In 2008, the New Mexico state Human Rights Commission ruled “that an Albuquerque wedding photographer discriminated against her would-be client by refusing to shoot a same-sex commitment ceremony.” Elane Photography was ordered to pay attorney’s fees of $6,637.93 for the discrimination.
Let’s understand the new discrimination standard: It is wrong to discriminate based on certain types of sexual practices . . . unless you’re ‘gay.’
Three lesbians have been accused of beating up a male homosexual. Carolyn Euell, 38, mother of two of the defendants, told reporters the alleged attack “can’t be hateful” because both her daughters are lesbians. What?
New Mexico governor Susana Martinez was refused service from Antonio Darden, a popular stylist who runs Antonio’s Hair Studio in Santa Fe. He said that “he cut Martinez’ hair three times, but that’s it — unless she changes her mind about gay marriage.”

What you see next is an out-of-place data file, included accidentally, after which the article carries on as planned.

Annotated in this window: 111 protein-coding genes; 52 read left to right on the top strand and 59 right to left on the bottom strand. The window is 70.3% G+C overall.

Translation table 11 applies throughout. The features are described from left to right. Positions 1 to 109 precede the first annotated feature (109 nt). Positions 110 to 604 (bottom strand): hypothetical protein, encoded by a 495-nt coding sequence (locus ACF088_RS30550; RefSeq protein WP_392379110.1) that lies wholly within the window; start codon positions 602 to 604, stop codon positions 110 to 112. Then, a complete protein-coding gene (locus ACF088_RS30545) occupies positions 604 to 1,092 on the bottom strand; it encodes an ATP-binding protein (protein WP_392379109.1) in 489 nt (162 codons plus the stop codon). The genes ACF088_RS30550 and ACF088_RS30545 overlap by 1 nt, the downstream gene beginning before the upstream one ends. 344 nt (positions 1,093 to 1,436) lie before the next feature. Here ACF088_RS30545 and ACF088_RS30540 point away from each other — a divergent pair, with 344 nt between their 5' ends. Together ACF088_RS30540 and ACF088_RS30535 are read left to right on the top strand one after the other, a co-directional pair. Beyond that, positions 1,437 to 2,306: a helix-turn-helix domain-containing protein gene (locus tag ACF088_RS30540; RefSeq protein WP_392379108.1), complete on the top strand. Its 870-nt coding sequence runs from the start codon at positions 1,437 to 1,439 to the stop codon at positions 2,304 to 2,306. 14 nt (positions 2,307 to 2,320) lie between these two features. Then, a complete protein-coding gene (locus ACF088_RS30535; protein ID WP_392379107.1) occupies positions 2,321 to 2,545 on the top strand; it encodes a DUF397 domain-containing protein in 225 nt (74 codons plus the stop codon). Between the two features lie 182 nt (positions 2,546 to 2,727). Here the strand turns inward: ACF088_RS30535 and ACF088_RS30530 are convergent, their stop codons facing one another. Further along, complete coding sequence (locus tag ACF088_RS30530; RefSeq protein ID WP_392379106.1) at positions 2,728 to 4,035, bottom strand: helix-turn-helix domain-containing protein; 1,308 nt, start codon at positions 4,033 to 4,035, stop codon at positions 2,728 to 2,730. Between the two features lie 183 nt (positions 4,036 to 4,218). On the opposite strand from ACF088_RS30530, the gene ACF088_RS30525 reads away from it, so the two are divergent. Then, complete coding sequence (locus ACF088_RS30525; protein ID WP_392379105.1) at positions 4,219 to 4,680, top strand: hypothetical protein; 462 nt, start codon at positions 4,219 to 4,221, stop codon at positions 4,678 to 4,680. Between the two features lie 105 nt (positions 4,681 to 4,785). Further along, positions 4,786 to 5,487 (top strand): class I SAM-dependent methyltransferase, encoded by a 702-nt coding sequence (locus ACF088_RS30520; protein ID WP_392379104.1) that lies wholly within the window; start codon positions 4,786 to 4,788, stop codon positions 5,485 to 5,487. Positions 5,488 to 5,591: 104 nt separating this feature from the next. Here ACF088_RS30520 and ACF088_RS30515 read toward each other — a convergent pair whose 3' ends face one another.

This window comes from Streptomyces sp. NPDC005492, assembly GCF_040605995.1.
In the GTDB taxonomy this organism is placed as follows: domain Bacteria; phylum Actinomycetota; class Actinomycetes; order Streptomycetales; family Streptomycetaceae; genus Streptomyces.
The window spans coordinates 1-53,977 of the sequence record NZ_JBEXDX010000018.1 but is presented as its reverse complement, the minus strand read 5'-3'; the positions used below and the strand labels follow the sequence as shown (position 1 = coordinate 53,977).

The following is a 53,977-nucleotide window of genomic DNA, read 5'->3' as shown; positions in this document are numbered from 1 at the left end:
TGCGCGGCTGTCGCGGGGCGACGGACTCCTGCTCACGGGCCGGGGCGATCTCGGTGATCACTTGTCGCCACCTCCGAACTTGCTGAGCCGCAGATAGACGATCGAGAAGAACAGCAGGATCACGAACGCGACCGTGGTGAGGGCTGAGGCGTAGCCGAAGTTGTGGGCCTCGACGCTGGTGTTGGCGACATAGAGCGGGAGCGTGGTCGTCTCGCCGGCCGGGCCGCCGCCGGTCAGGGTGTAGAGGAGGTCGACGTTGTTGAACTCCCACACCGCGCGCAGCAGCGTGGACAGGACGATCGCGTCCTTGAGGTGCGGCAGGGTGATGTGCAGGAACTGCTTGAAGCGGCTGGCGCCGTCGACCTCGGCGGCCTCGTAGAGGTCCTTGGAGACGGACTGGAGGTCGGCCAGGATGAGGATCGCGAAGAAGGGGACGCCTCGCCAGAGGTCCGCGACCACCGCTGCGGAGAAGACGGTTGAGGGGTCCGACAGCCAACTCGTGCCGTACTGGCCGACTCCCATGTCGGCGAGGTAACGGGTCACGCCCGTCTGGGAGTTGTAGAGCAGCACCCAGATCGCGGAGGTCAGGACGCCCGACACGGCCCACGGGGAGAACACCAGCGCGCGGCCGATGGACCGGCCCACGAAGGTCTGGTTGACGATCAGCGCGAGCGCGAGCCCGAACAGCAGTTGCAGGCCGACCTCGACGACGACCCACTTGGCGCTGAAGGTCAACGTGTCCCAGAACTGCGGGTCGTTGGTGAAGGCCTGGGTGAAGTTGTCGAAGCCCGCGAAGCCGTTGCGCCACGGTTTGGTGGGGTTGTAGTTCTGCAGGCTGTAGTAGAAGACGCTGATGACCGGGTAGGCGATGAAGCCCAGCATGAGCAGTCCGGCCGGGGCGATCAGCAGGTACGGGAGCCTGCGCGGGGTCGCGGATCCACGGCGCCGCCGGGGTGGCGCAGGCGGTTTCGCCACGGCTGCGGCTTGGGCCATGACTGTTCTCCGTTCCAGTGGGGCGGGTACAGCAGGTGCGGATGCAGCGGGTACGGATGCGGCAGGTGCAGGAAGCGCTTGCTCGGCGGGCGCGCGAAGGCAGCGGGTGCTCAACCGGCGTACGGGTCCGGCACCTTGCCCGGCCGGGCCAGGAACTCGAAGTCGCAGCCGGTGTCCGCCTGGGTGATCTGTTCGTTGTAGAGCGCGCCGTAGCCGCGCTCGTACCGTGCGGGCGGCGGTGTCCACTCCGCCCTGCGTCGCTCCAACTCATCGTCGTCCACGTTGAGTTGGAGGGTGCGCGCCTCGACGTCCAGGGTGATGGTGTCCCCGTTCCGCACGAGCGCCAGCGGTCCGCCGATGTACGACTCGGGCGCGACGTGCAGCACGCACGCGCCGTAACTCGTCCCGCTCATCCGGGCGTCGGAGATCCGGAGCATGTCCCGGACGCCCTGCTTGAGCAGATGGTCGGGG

In New Mexico, it’s wrong to refuse service to people who engage in same-sex relationships, but it’s OK to discriminate against someone who promotes pro-heterosexual relationships. Darden went on to say:
I think it’s just equality, dignity for everyone. I think everybody should be allowed the right to be together. My partner and I have been together for 15 years.
Homosexuals like Darden don’t believe in equality and dignity for everyone. They do not believe that people have a right to refuse service to people who engage in behaviors that they believe are morally repugnant.
Then there’s Judge Tonya Parker, a Dallas County Judge, who refuses to perform marriage ceremonies for heterosexual couples until homosexual couples have the right to marry. She is discriminating on the basis of sex because of her personal view of morality. How is this different from Elane Photography that refused to photograph a homosexual commitment ceremony? In both cases, personal moral values were the reason for the refusal, and yet, it’s only anti-homosexual moral beliefs that are against the law.